When the shaking happens the land can go up and down. Some places change from being high up before the shaking to being lower down after. Other places change from low down to higher up.
We're describing the vertical component of coseismic deformation resulting from a subduction zone earthquake. This is typically less than a few metres (either uplift or subsidence) for sites on the Chilean mainland. R. Grapenthin, Univ. Alaska, niftily visualises this phenomenon for the 2011 Japan earthquake.
We look for things that can tell us how and when the land has changed in the past and when waves have covered the land. To do this we look at tiny bits of rock and very small living things.
We're particularly interested in working out when past earthquakes and tsunamis have happened and how big they've been. As part 1 mentioned, historical records may be too short to provide a realistic assessment of seismic hazards. Instead, we turn to sediments (tiny bits of rock) from coastal environments. Certain low energy settings, like the tidal marshes north of Valdivia, preserve evidence for both tsunami inundation and coseismic deformation. The very small living things are diatoms, single-celled algae. More on how we use diatoms to look at land-level change in the next blog post.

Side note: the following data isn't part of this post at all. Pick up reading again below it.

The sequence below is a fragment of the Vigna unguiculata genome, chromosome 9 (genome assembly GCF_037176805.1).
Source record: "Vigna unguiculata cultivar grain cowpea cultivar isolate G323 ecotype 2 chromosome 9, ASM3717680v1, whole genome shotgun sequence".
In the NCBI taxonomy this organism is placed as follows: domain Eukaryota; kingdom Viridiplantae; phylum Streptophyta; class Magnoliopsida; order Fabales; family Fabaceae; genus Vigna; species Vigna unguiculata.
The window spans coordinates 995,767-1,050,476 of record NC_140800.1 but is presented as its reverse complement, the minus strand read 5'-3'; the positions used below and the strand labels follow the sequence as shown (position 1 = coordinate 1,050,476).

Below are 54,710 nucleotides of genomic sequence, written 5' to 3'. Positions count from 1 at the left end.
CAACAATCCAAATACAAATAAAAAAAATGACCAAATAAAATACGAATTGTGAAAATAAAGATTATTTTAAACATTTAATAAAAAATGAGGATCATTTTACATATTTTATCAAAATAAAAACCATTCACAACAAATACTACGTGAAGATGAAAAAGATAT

We have found the biggest shaking and largest waves happened four times in the past 1000 years in the area we are working.
Ed's PhD, based on sites a few hundred kilometres south of this project, found sedimentary and diatom evidence for the 1960 and 1575 earthquakes, as well as two older earthquakes predating written records in Chile.